Funders: Irish Aid 2012-2015; Big Lottery Fund September 2014- August 2017; US Trafficking In Persons October 2014 – September 2018; United Nations Voluntary Fund on Contemporary Forms of Slavery Jan 2015 – December 2016 (2 consecutive grants)
Summary: Despite its illegality, bonded labour is endemic within the brick industry in India. By combining a number of grants the project aims to eradicate bonded labour within 500 brick kilns in the Punjab by facilitating workers’ access to governmental entitlements and benefits, improving working conditions through engagement with kiln owners and government officers, and seeking implementation of employment and other legislation. It also supports workers experiencing extreme vulnerability and abuse to pursue legal action through the courts and emergency care when needed and empowers workers to organise themselves. As most kiln workers are internal migrants recruited from poorer states and are predominantly members of scheduled castes such as Dalits and indigenous groups, the project also works in states of origin, currently focusing on Chhattisgarh. Pre-migration awareness-raising rights and self-organisation enables workers migrating to work in kilns to be better protected against bondage.
Pre-Departure and Safe Migration
Duration: July 2015- July 2016
Funder: UNISON July 2015- July 2016
Summary: This project aims to provide safe migration awareness training and information to 10,000 Indian men in north-eastern Uttar Pradesh that may migrate to the Gulf (Qatar, United Arab Emirates, Saudi Arabia) to work in the construction sector. Decent Work and Clean Bricks Project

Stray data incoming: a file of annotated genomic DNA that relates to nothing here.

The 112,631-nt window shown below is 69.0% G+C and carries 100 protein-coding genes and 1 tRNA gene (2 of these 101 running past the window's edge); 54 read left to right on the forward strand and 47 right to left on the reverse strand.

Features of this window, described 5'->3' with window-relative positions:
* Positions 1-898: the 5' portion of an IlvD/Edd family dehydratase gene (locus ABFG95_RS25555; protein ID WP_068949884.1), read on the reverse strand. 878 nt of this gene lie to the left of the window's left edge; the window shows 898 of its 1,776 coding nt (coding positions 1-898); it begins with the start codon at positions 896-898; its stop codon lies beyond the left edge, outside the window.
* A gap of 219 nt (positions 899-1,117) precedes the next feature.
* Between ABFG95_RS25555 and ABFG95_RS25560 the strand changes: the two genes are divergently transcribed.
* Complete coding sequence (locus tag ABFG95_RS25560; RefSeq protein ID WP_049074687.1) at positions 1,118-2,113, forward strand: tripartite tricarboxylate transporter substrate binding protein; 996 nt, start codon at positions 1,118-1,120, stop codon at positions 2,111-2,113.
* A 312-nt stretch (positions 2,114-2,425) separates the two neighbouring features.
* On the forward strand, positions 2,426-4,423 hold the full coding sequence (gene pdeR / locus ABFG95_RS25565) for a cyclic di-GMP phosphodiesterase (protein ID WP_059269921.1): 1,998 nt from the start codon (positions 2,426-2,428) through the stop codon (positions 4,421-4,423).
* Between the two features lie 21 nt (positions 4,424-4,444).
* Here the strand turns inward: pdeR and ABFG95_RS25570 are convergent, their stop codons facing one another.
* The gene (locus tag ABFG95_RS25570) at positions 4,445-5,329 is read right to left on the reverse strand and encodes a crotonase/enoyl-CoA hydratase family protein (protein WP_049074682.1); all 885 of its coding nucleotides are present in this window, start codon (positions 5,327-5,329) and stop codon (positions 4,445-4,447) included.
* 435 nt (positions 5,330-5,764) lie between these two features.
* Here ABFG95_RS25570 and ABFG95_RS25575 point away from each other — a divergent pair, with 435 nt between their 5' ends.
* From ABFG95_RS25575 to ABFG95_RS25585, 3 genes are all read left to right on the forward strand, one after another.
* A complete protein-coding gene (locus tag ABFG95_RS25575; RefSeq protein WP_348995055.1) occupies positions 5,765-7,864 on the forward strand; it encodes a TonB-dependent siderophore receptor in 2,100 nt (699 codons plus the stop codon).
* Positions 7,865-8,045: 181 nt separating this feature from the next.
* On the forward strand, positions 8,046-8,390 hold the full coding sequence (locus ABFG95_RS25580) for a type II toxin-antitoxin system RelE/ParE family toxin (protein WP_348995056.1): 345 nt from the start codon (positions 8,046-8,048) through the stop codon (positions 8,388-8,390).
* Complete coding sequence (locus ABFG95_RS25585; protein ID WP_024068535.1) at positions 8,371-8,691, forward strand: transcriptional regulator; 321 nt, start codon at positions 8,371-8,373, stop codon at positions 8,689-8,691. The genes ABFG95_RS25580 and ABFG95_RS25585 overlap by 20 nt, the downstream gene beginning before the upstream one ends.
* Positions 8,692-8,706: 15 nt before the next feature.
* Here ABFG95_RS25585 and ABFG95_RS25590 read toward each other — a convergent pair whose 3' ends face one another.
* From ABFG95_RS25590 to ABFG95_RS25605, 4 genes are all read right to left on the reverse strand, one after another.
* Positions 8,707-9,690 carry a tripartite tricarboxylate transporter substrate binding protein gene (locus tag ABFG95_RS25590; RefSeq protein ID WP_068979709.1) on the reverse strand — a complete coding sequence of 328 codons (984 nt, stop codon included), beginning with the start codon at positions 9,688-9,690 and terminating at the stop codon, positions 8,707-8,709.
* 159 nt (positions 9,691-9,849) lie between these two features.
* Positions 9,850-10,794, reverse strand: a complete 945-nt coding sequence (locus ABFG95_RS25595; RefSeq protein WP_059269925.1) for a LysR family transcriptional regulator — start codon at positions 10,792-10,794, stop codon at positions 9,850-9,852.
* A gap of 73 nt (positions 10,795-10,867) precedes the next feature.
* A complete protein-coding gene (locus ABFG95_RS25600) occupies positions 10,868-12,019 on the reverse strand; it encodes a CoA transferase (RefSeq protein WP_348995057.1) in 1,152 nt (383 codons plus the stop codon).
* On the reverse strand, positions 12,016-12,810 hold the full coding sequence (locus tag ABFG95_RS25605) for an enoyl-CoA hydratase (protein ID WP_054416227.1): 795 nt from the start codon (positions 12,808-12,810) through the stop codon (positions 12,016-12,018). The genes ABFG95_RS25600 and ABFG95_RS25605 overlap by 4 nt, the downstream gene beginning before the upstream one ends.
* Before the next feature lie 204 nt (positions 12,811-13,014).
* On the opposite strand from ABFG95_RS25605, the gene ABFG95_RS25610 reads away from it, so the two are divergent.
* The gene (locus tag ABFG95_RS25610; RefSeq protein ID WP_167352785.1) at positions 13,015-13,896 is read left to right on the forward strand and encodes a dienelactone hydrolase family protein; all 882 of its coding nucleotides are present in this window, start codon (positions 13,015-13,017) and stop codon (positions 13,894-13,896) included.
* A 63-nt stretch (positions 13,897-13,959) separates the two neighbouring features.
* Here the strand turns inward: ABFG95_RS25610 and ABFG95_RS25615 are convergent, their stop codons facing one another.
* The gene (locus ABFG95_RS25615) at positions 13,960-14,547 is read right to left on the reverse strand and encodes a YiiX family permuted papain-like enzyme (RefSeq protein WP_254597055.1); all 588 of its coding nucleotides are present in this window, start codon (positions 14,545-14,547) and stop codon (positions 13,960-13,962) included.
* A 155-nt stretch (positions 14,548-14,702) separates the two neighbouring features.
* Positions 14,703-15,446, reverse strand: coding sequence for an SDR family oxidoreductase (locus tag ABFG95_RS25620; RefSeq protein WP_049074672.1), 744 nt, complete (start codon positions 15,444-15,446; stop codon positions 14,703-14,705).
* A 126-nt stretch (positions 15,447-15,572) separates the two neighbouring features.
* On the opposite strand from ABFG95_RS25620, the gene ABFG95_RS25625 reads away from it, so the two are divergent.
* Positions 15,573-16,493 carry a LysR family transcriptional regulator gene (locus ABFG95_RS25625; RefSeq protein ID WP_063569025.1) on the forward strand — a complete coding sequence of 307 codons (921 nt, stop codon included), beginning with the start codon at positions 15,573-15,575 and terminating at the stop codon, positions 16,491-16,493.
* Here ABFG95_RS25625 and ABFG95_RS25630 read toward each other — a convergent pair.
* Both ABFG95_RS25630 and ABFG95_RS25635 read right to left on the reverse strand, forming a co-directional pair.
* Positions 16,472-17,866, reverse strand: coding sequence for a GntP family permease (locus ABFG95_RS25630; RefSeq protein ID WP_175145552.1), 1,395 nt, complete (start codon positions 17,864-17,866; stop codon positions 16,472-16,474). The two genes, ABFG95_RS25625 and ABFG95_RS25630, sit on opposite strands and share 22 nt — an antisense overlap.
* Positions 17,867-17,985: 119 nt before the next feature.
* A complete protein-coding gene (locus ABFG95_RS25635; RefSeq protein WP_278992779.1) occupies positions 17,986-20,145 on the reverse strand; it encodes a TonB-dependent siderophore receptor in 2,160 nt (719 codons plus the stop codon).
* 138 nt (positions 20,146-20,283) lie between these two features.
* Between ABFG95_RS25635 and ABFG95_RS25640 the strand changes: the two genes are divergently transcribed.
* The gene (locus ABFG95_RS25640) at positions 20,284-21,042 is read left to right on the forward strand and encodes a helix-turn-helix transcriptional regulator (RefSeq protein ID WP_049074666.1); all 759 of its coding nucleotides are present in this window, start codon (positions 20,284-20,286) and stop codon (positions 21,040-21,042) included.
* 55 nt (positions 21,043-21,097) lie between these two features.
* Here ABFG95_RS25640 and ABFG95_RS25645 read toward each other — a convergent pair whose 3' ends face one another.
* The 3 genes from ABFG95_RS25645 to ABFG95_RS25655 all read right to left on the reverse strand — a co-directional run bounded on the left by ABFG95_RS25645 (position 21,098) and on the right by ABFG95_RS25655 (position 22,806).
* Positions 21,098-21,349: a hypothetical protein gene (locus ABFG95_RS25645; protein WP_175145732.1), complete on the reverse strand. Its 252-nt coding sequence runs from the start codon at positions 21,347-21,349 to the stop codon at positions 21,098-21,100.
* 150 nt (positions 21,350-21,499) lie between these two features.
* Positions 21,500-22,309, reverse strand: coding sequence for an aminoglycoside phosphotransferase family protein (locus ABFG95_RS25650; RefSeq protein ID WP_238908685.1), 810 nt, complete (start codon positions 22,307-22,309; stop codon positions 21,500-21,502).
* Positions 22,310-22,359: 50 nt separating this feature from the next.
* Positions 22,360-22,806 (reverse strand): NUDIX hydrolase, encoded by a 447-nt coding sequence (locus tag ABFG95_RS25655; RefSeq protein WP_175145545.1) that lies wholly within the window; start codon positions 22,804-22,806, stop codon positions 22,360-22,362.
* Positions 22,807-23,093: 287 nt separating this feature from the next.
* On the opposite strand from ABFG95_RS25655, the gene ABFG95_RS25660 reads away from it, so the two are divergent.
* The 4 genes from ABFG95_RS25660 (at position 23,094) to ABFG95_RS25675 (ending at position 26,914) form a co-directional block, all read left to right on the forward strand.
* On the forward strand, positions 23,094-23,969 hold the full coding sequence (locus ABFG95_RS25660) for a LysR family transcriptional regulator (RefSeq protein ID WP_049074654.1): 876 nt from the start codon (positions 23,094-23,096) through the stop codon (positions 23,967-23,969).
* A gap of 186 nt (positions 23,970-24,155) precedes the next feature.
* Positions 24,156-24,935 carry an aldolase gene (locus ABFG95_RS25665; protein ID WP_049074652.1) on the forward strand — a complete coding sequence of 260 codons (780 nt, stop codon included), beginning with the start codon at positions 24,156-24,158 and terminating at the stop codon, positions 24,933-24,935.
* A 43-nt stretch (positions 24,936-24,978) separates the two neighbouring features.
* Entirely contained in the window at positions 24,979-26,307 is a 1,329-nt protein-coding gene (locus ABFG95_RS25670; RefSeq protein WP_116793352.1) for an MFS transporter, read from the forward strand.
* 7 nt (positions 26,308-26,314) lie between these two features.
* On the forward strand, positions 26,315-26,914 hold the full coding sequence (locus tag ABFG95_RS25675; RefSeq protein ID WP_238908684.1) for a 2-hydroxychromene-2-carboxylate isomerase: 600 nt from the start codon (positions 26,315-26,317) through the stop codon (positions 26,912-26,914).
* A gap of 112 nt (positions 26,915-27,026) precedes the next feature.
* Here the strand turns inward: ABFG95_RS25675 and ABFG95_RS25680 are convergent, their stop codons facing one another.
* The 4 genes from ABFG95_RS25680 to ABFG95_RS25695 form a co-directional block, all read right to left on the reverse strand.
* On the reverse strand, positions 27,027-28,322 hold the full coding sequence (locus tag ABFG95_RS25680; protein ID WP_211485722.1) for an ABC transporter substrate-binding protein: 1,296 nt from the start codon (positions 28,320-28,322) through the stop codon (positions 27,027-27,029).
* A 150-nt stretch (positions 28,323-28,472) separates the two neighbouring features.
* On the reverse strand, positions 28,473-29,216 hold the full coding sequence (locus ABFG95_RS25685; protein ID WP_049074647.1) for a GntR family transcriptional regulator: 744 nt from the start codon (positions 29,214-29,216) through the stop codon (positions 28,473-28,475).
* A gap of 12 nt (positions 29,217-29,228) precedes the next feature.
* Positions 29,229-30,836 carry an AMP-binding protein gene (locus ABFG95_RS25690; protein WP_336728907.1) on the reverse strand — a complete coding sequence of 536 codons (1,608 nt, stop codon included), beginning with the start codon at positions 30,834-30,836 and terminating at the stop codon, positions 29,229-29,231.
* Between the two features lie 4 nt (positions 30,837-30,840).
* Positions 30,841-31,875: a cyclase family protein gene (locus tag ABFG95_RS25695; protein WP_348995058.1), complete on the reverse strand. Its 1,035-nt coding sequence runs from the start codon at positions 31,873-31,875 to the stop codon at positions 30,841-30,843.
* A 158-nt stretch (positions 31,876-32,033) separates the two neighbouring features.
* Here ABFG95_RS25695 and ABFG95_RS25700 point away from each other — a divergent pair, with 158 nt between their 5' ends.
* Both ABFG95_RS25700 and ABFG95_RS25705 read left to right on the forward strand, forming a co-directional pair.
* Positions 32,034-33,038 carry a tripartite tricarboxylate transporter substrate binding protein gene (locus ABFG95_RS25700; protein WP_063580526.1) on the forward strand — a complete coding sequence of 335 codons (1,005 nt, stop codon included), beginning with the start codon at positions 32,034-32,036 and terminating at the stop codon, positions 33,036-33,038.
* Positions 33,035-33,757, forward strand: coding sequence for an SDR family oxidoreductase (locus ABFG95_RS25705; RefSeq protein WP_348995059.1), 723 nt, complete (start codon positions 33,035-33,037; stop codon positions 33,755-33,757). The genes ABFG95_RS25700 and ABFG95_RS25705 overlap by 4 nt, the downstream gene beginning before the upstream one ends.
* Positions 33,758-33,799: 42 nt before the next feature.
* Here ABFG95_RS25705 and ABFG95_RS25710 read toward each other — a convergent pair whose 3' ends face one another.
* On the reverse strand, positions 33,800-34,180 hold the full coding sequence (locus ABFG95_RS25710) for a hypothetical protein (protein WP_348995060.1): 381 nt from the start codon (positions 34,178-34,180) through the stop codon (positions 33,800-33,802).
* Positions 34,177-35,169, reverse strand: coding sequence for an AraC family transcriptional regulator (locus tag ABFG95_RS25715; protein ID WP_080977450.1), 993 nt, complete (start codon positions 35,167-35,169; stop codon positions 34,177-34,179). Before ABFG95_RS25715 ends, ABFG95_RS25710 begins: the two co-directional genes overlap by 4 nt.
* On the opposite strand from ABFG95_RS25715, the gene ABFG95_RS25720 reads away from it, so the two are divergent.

Funder: European Commission 2016-2019 (NB The funding for this project goes directly to the Centre for Education and Communication (CEC) and we are responsible for specific activities.)
Summary: This project covers seven states in India and aims to improve working conditions in the brick kilns and make them more environmentally friendly. The project is managed by one of our implementing partners in India, CEC. Forced Labour and Cotton Crimes
Countries: Uzbekistan and Turkmenistan (with advocacy at the EU level)
Duration: 2014- 2017 (2 consecutive grants)
Funder: Open Society Initiative
Summary: Uzbekistan and Turkmenistan are among the largest producers of cotton in the world and this industry heavily relies on forced labour. Adults and even children are forced to pick cotton under harsh conditions. The project aims to call upon international institutions and the private sector (including retailers and cotton traders) to put pressure on the governments of Uzbekistan and Turkmenistan to end the use of forced labour in the cotton industry. This is done through advocacy with the EU, the World Bank, UN bodies (in particular the ILO) and EU member state governments, as well as public campaigning to generate public demand for action and to put pressure on business to take responsibility within their supply chains to end forced labour in cotton fields.